For years, people with peripheral neuropathy have been told nothing can be done to ease the pain associated with the disorder. Now, Dr. Lee Dellon, author of Pain Solutions, talks with Dr. Oz about a new procedure that could offer hope to those who are suffering.
Peripheral neuropathy is the damage to the nerves of the peripheral nervous system, and usually affects people with diabetes and those who are overweight. Its symptoms include pain and numbness on the tops and bottoms of the hands and feet that is similar to the sensation of wearing a glove or stocking.
Dr. Dellon says several separate nerve compressions are usually the cause of the pain. By surgically removing these compressions in his patients, he has been able to relieve the symptoms and return sensation to many of them.
To determine if this surgery is right for someone with peripheral neuropathy, Dr. Dellon offers a simple test: Cross your legs, left over right, then take your right hand and tap the left ankle bone, then the heel bone. There is a soft place between these bones. Extend your foot a little bit and tap that soft place—if there's tingling that goes into the bottom of the foot or the toes, that means the nerve is not normal. However, that tingling does mean that nerve fibers are trying to regenerate, signaling there's a good chance sensation will return to your foot.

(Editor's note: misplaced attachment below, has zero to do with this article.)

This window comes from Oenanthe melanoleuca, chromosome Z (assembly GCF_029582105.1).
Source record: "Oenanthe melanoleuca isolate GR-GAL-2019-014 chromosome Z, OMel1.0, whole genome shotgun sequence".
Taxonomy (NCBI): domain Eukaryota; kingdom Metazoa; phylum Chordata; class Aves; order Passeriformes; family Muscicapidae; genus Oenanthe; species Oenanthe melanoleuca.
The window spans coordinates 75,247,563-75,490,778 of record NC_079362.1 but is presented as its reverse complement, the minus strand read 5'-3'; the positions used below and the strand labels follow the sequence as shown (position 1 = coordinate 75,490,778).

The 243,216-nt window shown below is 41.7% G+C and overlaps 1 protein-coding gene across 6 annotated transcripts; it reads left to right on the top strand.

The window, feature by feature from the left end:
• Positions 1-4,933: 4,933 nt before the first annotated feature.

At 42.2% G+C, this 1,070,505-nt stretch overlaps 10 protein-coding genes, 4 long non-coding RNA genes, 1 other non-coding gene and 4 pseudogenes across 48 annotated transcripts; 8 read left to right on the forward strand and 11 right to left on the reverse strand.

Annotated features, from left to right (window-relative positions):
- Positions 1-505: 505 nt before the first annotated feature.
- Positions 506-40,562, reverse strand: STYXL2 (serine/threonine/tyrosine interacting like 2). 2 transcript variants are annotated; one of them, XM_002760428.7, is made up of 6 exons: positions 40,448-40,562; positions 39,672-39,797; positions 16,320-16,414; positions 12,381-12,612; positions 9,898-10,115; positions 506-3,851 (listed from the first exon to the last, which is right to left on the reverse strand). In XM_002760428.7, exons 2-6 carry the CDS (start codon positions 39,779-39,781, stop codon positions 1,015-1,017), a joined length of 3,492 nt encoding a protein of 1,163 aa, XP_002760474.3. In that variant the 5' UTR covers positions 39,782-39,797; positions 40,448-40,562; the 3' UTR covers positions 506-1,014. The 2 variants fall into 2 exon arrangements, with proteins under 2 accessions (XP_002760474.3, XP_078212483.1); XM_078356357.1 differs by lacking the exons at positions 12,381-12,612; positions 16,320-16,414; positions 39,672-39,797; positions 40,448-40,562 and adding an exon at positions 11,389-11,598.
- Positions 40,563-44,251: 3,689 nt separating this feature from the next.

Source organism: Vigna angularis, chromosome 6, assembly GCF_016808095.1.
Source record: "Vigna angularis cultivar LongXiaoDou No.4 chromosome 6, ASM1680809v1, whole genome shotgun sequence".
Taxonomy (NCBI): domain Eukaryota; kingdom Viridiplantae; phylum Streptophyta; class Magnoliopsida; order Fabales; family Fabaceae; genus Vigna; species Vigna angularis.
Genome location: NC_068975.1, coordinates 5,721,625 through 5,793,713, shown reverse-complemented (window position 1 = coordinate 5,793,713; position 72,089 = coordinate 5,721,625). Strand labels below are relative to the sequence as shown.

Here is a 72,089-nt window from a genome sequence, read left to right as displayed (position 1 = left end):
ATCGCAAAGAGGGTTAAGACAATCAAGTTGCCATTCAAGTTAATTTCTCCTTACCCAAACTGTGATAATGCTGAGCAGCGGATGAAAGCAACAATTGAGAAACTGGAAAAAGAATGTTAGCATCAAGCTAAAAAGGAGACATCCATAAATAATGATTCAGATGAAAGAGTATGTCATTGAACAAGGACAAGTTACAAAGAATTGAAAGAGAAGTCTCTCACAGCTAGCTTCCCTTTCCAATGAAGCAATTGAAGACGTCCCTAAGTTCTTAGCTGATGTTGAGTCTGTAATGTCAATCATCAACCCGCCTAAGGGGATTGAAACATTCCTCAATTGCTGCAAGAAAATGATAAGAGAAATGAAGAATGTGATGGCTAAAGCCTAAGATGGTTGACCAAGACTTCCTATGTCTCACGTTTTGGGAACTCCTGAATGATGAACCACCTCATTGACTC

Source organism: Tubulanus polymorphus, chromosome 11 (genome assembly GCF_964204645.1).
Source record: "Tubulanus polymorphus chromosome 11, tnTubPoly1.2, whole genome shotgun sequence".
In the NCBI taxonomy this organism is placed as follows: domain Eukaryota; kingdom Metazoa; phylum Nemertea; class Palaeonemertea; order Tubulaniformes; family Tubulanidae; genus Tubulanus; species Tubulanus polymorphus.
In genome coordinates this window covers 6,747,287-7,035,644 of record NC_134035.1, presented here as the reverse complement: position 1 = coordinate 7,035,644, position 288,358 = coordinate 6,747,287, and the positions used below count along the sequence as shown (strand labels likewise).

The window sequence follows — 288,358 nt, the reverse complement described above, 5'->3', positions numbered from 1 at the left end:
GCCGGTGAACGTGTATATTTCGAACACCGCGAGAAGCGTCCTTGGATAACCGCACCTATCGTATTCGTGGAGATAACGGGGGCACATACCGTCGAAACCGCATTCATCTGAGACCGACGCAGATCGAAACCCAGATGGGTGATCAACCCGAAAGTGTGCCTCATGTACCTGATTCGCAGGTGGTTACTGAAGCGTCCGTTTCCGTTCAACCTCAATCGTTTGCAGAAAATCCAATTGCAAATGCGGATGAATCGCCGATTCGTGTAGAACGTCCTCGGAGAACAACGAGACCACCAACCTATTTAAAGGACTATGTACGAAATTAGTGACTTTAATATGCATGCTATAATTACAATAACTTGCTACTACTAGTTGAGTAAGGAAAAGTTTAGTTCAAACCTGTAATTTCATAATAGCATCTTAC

Dr. Dellon cautions that this procedure isn't right for every diabetic or everyone with peripheral neuropathy, but he says it's good to know the surgery is out there for people with chronic pain.
Published on July 28, 2008
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